So, Americans, how mad are you? To be specific, how mad are you at other Americans and what were the seeds of your current level of anger?
As someone who went through the 2016 election cycle in a #NeverTrump #NeverHillary frame of mind, I can't tell you how many times people asked me if that meant that I basically hated everyone in our tense and torn land.
The answer was no, but I had to admit that -- as a guy who self-identified as a pro-life Democrat for decades -- I was already pretty used to being felt left out of these national dramas. I was used to voting third party or going into a voting booth knowing that I faced painful compromises.
So, should I have felt a degree of satisfaction reading that New York Times think piece the other day that ran with this headline, "How We Became Bitter Political Enemies"?
When I saw that, I thought to myself: "Wow, someone is going to go back and trace the venom all the way to Judge Robert Bork." At the very least, this story was going to have to deal with the cultural and political legacy of Roe v. Wade.
No, newspapers have a very short-sighted view of history. In this case, we are talking about a very important set of Pew Research Center numbers that were already causing intense discussion before the attempted massacre of the entire GOP congressional baseball team.
Let's start here, with a chunk of information that is long, but essential reading. The question: Do you think religious, moral and cultural issues are at the heart of this.
“If you go back to the days of the Civil War, one can find cases in American political history where there was far more rancor and violence,” said Shanto Iyengar, a Stanford political scientist. “But in the modern era, there are no ‘ifs’ and ‘buts’ -- partisan animus is at an all-time high.”
Mr. Iyengar doesn’t mean that the typical Democratic or Republican voter has adopted more extreme ideological views (although it is the case that elected officials in Congress have moved further apart). Rather, Democrats and Republicans truly think worse of each other, a trend that isn’t really about policy preferences. Members of the two parties are more likely today to describe each other unfavorably, as selfish, as threats to the nation, even as unsuitable marriage material.
Surveys over time have used a 100-point thermometer scale to rate how voters feel toward each other, from cold to warm. Democrats and Republicans have been giving lower and lower scores -- more cold shoulder -- to the opposite party. By 2008, the average rating for members of the other party was barely above 30.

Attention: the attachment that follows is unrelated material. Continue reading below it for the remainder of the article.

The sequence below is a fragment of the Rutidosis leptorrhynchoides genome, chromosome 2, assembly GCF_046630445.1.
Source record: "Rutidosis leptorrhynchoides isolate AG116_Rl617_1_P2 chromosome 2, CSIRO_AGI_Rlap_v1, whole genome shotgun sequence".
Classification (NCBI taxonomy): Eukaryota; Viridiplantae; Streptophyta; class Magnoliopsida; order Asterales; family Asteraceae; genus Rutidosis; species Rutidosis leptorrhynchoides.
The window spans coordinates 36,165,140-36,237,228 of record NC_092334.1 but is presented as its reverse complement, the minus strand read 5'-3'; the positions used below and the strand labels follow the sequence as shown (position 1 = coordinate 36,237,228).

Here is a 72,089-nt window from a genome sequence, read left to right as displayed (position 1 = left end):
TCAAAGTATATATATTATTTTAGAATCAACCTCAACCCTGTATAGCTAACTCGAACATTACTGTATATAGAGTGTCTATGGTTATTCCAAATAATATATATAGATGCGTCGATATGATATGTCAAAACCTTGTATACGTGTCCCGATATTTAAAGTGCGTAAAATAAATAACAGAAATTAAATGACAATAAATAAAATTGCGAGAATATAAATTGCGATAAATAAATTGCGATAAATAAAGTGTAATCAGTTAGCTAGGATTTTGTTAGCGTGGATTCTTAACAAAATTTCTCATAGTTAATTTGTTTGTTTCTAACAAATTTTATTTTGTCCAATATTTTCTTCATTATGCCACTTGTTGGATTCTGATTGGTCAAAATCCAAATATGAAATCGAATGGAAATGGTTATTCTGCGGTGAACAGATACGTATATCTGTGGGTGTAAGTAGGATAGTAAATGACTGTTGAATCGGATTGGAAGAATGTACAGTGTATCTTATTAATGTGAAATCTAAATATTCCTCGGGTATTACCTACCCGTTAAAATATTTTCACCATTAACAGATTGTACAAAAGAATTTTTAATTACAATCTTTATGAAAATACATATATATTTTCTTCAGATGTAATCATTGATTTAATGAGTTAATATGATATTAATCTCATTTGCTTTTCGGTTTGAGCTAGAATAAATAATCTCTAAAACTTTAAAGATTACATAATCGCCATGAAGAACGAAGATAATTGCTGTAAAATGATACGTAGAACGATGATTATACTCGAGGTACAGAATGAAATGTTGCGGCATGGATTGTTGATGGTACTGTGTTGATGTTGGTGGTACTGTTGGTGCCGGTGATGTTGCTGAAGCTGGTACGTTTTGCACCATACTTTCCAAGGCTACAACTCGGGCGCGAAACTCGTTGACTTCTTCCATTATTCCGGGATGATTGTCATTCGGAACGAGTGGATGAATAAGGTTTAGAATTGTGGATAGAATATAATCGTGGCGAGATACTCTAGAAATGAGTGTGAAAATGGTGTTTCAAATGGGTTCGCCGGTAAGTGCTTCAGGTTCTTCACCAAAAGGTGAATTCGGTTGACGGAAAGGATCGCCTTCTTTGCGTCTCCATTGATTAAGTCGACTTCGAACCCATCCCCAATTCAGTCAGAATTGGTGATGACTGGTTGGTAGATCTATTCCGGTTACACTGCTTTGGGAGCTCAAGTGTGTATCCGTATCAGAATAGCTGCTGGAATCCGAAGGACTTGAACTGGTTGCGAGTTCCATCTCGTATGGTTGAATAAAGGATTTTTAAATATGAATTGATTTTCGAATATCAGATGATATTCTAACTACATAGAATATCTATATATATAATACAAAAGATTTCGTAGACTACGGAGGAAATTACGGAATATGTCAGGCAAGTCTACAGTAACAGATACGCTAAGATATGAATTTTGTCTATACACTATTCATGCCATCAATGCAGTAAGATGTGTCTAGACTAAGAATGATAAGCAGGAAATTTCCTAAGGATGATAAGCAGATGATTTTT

Ready for the hammer, the killer stat? Well, in 2016:
... For the first time, the most common answer given was zero, the worst possible option. In other words, voters on the left and right now feel downright frigid toward each other.
Last year, for the first time since it began asking the question in 1992, the Pew Research Center reported a majority of Democrats and Republicans said they held “very unfavorable” views of the opposing party. Since Pew published those findings last summer, that extreme distaste has receded a bit: So far this year, 45 percent of Democrats and 46 percent of Republicans hold “very unfavorable” views of the opposing party.
That conclusion follows a sweeping 2014 Pew study that found that “partisan antipathy is deeper and more extensive” than at any point in the last two decades.
That negativity appears to have fed a growing perception that the opposing party isn’t just misguided, but dangerous.
In other words, Republicans and Democrats no longer seeing each other as wrong, but as evil. They believe that the convictions of people on the other side of American debates are a threat to their lives, happiness and freedoms.
You need to read all of this. Honest.
But the amazing thing is that the Times team never stops to ask if this divide is essential cultural -- Jesusland vs. Greater Canada, for example -- as opposed to centering on strictly "political" issues.
There is this: The media made us do it.
Political scientists suspect that attack ads, which have grown in number and nastiness, have played a role. And the rise of partisan media has amplified the rhetoric of campaigns, providing confirmation of our worst stereotypes about each other.
Mr. Iyengar also points out that Americans are willing to impugn members of the other party in ways that aren’t publicly acceptable with other groups, like minorities, women or gays. ...
A part of the problem is that Americans are less likely to have the kind of interpersonal contact across party lines that can dampen harsh beliefs about each other. Neighborhoods, workplaces, households and even online dating lives have become politically homogeneous. Voters are less likely today to have neighbors who belong to another party than they were a half century ago. Bipartisan marriages are on the decline.
How about conservative pews vs. liberal pews, or people in Sunday morning pews vs. people in, oh, Sunday morning high-end coffee shops? Did anyone ask religious and moral questions?
Stay tuned. There is more to come.